Pressure is being placed on the UK government to make it a legal requirement for Muslim couples to register their marriages civilly before or at the same time as their religious ceremony. This will ensure women’s fundamental rights are preserved upon divorce and Sharia councils operate within the law writes Hilary Lennox, Barrister from Pump Court Chambers.
Many Muslim couples in the UK have an Islamic religious marriage ceremony – a Nikah – in an unregistered building and do not have an additional civil ceremony. This means that their marriage will not be recognised as being legally valid. A husband can end a Nikah marriage by using the “Talaq” procedure, which is not court based. A wife must make an application to a Sharia Council.
A 2018 Independent Review into the application of Sharia Law in England and Wales found that without the civil registration many Muslim women have no option of obtaining a civil divorce rendering them homeless and penniless upon a Talaq.
The legal changes put forward are;
Mina Akters survivor and founder of #campaignnisa on Instagram. This is her story:
After my Muslim marriage ceremony, I spoke with my new husband about registering our marriage at a Registry Office here in the UK. This angered my husband. My role was not of a wife, it was a carer and maid to serve the in laws. I took on the role of a traditional south Asian daughter-in-law gracefully however I was under full surveillance by my new in laws in their home.
After five years of being enslaved, humiliated, controlled and financially abused I contacted a domestic abuse helpline during lockdown. The adviser helped me make sense of what was happening; coercive control and psychological abuse to be submissive in fear. Without any conversation my husband abruptly gave me 21 days to collect my belongings failure to do so will result in disposable or donation to charity. I contacted the police. The Police informed me this is not a crime it is a civil matter. I was denied entry to a house I made home. My marriage ended after a 28 second phone call from the husband stating he’s giving me Talaq (divorce).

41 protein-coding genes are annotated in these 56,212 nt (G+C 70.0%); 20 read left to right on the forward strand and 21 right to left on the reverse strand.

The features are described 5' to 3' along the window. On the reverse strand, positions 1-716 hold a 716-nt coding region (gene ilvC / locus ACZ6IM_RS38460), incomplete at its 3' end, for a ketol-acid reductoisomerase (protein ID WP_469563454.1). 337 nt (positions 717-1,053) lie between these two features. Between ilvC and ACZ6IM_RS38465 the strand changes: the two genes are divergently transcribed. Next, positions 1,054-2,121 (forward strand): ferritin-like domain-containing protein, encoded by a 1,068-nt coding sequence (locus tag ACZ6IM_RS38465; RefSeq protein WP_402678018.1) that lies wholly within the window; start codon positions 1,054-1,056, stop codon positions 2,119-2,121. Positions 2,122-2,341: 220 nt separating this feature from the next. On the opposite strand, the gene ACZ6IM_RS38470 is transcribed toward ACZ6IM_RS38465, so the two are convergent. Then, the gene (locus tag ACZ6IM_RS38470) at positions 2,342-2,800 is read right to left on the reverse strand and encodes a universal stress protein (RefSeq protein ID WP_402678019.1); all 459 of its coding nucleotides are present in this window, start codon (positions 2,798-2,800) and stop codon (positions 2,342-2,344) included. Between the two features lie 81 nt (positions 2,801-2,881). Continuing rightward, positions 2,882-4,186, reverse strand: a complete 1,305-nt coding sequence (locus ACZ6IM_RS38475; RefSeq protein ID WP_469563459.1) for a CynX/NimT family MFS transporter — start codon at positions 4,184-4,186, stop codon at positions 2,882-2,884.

Sharia Councils have no legal status and no legal binding authority under civil law. The UK Government believe that people should be free to practice individual religious freedom but that national law will always prevail if it conflicts with religious practices.
Muslim women coming forward revealing the consequences of their islamic divorce suggest that some religious bodies may be operating in ways that are discriminatory against women, including women being invited to make concessions to their husbands in order to secure a divorce.
Justice under the current legal system
Mina Akter syas: I will never get justice under the current legal system because Muslim and majority of south asian women like myself did not register our marriages and are misunderstood by the police. An application of sharia law to order the woman’s dowry to be paid on divorce is not enforceable. I had no access to justice.
Registering religious marriages should be a legal requirement before Nikah as a deterrent of abuse against vulnerable women and as a safety net. More awareness of cultural abuse needs to be made to prevent the oppressive practice of servitude.
Naima Asif barrister from Pump Court Chambers says: the cardinal principle of sharia law is fairness and equal justice, as demonstrated by one of the many verses in the Quran:
O ye who believe! Stand out firmly for justice, as witnesses to God, even as though it be against yourselves, or your parents, or your kin, and whether it be [a case against a] rich or poor [person]: for God must be given preference over them. Follow not the lusts [of your hearts], lest you swerve, and if you distort [justice] or decline to do justice, verily God is well acquainted with all that ye do. (Quran 4:135).
Council of Europe resolution
In January 2019, the Parliamentary Assembly of the Council of Europe passed a resolution which raised concerns about the operation of Sharia councils in the UK, highlighting marital issues and Islamic divorce proceedings. The resolution called on the UK to make it a legal requirement for Muslim couples to register their marriages civilly before or at the same time as their religious ceremony, and to ensure that Sharia councils operate within the law. In October 2019, the UK Government indicated that it was still considering the matter of law reform.